Hateseeker writes...
Well, the question arises, what is an instance? If an instance is an area the game temporarily generates but that everyone can go to it while it's active, that's not so bad, but instances designed for single groups, that's not so good.

Xuerian writes...
I don't think there's a definitive answer. I would lean towards smaller groups for most instances purely by habit, but they seem to have implied they want large groups to be able to do a lot of things, so I imagine it would go both ways.

Hateseeker writes...
Well, also - are instances necessarily temporary, could they be permanent? I mean...when you knock a hole in the ground and it opens up some dungeon, was that dungeon there in its now exposed form all along?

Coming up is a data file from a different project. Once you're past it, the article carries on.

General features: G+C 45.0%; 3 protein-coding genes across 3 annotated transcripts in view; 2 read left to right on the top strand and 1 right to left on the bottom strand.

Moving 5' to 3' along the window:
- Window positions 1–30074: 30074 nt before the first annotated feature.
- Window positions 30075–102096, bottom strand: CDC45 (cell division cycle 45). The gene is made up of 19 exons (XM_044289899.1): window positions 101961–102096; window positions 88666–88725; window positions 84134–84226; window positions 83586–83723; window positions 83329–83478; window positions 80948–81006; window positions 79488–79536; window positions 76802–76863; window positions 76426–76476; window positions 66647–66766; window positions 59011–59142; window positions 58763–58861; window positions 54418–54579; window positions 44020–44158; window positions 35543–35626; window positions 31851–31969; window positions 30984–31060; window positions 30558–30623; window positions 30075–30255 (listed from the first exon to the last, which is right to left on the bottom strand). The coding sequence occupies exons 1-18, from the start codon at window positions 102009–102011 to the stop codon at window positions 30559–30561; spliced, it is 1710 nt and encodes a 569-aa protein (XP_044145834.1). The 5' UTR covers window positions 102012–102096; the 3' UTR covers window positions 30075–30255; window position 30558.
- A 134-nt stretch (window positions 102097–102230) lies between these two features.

Xuerian writes...
Again I don't think there's a solid stance right now, and this is speculation, but any storyline instances will probably resemble a lot of the standard MMO instances, if there are any. As far as world dungeons and the like, I'm hopeful there. I'm not sure if they'll say "Ok, this was discovered" and knock a better looking hole, or if the player made one will stay there. It's a really cool concept either way.

nschubach writes...
> Adding a co-op game in the midst of a MMO is never a good idea. I think you mean adding segregated instances of a co-op game ... I play my MMOs like co-op games, even in the open world and it was some of the best play experiences I've had. Buffing random people, helping out people in need...

gridpoet writes...